In normal times, the suggestion that Republicans would support a bill that would strengthen organized labor would be folly. The traditional alliance between the Republicans and big business, however, has frayed, with such corporate heavyweights as American Airlines, Coca-Cola, Dell, Delta and Home Depot speaking up alongside MLB, and against voting restrictions.
Cruz mocked Coca-Cola as “woke Coke.” Mitch McConnell, the Senate Republican leader, criticized corporations for “behaving like a woke parallel government.” Kevin McCarthy, the House Republican leader, told American Compass: “Corporate America’s [the] Democratic Party. The American worker is the Republican Party.”
Indeed, Cruz said, that is the direction his party should go.
“I do think, as Republicans, we should be the party of working men and women,” Cruz told The Times. “We should be the party of steelworkers and construction workers, and cops and firefighters, and waiters and waitresses, and the men and women with calluses on their hands.”
Those working men and women are primarily union members. The PRO Act strengthens unions in part by outlawing “right-to-work” statutes under which employees can benefit from union contracts without paying dues, and by forbidding companies from mandating attendance at meetings intended to get employees to vote against a union.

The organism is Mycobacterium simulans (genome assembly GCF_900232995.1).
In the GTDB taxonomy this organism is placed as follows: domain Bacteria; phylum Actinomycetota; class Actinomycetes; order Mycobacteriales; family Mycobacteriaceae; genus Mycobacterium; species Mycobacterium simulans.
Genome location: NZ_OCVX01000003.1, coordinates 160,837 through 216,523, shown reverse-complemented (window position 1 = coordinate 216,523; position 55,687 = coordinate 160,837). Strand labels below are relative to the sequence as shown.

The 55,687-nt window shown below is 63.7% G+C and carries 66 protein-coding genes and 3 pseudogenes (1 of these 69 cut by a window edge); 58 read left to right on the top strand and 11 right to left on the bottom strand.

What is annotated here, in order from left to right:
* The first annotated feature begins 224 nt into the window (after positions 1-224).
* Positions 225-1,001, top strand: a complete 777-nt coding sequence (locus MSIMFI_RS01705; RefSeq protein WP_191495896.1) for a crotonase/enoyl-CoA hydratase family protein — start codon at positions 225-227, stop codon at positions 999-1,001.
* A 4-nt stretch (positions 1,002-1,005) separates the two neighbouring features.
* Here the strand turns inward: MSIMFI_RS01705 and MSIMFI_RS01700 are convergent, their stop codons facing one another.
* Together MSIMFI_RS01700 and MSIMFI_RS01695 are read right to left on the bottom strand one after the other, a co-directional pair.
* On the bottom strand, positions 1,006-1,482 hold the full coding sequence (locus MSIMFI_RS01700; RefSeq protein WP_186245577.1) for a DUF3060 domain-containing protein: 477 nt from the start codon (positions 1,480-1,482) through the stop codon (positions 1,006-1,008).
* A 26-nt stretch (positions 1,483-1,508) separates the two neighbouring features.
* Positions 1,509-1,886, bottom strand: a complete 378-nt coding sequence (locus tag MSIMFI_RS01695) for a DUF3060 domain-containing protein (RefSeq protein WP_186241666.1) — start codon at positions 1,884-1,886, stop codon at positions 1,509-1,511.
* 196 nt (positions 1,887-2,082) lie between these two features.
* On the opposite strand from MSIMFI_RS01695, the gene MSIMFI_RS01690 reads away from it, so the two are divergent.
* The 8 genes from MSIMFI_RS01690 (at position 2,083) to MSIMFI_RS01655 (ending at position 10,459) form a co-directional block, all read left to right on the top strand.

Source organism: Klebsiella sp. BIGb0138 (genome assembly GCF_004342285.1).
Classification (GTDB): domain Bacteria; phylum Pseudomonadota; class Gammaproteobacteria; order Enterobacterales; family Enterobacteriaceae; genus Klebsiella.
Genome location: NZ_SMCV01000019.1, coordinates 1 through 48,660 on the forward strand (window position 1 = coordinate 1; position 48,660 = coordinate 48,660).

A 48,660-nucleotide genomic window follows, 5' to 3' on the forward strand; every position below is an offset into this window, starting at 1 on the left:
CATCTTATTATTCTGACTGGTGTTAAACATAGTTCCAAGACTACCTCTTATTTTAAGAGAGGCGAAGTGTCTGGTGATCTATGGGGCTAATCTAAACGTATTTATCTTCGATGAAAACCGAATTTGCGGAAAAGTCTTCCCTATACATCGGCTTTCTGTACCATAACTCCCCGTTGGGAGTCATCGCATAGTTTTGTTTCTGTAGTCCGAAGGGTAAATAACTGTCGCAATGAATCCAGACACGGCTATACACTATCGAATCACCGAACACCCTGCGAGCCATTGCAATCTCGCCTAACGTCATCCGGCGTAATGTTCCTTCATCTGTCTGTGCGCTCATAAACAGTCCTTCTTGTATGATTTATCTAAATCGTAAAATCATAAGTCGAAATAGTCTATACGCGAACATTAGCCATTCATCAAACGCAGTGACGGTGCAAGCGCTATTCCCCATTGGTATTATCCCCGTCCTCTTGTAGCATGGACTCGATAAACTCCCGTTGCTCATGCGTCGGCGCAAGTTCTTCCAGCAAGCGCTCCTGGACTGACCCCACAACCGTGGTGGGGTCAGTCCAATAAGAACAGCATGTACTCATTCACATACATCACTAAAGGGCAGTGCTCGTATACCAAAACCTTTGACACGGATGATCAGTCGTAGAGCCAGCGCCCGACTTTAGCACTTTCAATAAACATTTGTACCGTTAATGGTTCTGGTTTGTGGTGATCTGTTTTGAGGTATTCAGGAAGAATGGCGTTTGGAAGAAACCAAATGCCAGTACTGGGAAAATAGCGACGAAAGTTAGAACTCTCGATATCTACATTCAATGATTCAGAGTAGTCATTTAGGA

The PRO Act is decidedly pro-labor, but Cruz is against it.
“I don’t think the policy answer is for Congress to tilt the playing field in favor of union bosses,” Cruz said.
To Scott, that would be leveling the playing field. But back to baseball: Would preventing a lockout tilt the playing field in favor of players?
“As much as I love baseball players,” Cruz said, “when I think of an oppressed group of workers, I’m not sure professional baseball players are at the top of that list.”
While sports labor disputes tend to be characterized as billionaire owners against millionaire players, 46% of players on opening day rosters are making less than $1 million this year, with 35% under $600,000, according to the Associated Press.
The average major league career lasts three to four years. Major leaguers lost 63% of their salary to the pandemic last season, and a lockout would put their salary next season at risk.
“The star players could obviously take care of themselves,” Scott said. “But, for everybody else, the people with three- to five-year careers, the guys that sit on the bench, utility players, nobody is waiting for them to come back. They’re just defenseless.
“That’s why you have negotiations.”
Cruz does love baseball. He recalled how, as a young man, he sat through all 22 innings of an Astros-Dodgers game at the Astrodome, one that ended at 2:52 a.m., on a single off the glove of emergency first baseman Fernando Valenzuela.
“The 14th inning stretch is cool,” Cruz said, “but the 21st inning stretch is surreal.”
The opening day of the 2022 season would be the first in three years with full crowds and military flyovers, with red, white and blue bunting draped over ballpark railings and enormous American flags unfurled across the outfield.
But none of that is assured so long as a lockout can be threatened. Sen. Cruz, you can lead a charge to save the national pastime. It would be, dare we say, the patriotic thing to do.